Commercial venture may 'break the ice' in space cooperation: report
U.S. private space firm SpaceX launched a shipment of supplies on Saturday to astronauts living in the International Space Station (ISS), carrying for the first time an experimental device independently designed by a Chinese college program.
The SpaceX Dragon cargo spacecraft blasted off atop a Falcon 9 rocket at 5:07 pm from the Kennedy Space Center in Florida on Saturday. About 10 minutes later, SpaceX successfully landed the rocket's first stage at the company's Landing Zone 1, just south of the launch site at Florida's Cape Canaveral Air Force Station, as part of its effort to develop fully reusable rockets, the Xinhua News Agency reported.
Among the Dragon's cargo to the ISS is a 3.5-kilogram device built by the Beijing Institute of Technology (BIT) that is aiming to discover if space radiation and microgravity cause gene mutations, and if so, how.
Deng Yulin, dean of BIT's School of Life Sciences who spearheaded the project, told the Global Times on Sunday that the device will help his team conduct research on the influence and rules of the space environment on gene mutations. As astronauts suffer from functional changes in their nervous system or to their immune systems after spending long periods in space, the research will play an important role in studying the causes and providing treatment suggestions.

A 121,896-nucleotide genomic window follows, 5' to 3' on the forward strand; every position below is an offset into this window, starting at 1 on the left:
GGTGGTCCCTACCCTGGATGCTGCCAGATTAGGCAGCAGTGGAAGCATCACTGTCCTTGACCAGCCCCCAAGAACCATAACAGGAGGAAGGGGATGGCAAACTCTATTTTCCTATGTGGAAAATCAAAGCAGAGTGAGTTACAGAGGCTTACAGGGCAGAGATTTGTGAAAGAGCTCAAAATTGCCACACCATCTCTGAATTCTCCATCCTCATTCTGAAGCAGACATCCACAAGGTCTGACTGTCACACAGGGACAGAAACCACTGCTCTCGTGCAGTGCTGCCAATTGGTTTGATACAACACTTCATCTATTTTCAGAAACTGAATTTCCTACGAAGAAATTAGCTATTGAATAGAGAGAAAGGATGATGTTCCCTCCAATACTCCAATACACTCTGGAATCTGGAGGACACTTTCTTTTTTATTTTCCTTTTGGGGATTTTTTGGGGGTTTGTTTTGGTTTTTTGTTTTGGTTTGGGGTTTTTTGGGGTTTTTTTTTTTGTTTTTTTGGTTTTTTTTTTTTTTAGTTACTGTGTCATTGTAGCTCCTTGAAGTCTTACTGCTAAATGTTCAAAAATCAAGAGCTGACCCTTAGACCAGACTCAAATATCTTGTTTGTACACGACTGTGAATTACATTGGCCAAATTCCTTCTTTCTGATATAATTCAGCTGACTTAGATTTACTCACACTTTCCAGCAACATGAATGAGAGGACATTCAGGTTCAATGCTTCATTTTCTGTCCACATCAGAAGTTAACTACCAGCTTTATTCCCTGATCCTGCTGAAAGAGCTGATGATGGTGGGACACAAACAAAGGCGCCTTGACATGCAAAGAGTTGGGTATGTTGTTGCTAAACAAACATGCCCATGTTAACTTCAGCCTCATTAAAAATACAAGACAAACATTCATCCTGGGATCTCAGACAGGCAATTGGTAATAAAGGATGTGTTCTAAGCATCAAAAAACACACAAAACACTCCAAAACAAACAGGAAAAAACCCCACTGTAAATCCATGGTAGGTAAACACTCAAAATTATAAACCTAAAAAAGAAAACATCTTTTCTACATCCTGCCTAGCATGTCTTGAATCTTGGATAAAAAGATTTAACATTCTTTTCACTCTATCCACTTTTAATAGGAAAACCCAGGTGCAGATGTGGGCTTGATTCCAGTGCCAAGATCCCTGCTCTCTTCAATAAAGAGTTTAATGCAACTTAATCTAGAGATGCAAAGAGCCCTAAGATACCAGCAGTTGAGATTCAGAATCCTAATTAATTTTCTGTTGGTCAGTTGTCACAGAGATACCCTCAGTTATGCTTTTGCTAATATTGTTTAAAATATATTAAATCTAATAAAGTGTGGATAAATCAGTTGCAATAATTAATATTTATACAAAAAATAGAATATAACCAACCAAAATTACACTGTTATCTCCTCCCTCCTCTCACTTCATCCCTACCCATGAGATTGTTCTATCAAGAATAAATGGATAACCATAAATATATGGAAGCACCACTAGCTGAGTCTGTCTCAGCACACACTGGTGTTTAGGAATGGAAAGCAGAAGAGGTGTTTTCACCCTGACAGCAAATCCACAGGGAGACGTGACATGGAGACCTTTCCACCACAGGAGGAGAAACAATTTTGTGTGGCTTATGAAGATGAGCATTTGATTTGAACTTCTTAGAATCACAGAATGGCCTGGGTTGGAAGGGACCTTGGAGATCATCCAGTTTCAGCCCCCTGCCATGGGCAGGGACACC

Deng's team signed an agreement with NanoRacks, a Houston-based company that offers services for the commercial utilization of the ISS in August 2015 at a preferential price. Under the agreement, NanoRacks facilitates delivery of the device to the U.S. side of the space station and astronauts there will conduct studies using the device for about one month, data from which will be sent back to the Chinese researchers.
As there is a U.S. law in place, known as the Wolf amendment, which bans cooperation between the U.S. space agency NASA and Chinese government entities, some media dubbed this commercial cooperation as a move that "broke the ice" of space cooperation between China and U.S.
However, some experts pointed out that the cooperation does not necessarily convey a positive signal that China and the U.S. will start cooperation in space science.
Guo Huadong, dean of the Institute of Remote Sensing and Digital Earth with the Chinese Academy of Sciences, told the Global Times that his team has conducted several academic communications with NASA, but no official cooperation has been approved yet. "Under the Wolf amendment, it is not very likely that the U.S. will cooperate with China in space research."
"China has been excluded from partnering in the ISS due to U.S. restrictions, so this commercial cooperation helps us open a new channel to conduct important experiments on the ISS," said Deng.
Deng added that through this cooperation, the U.S. should know that Chinese scientists are professional and devoted and they are an important force in international space science, instead of "monsters."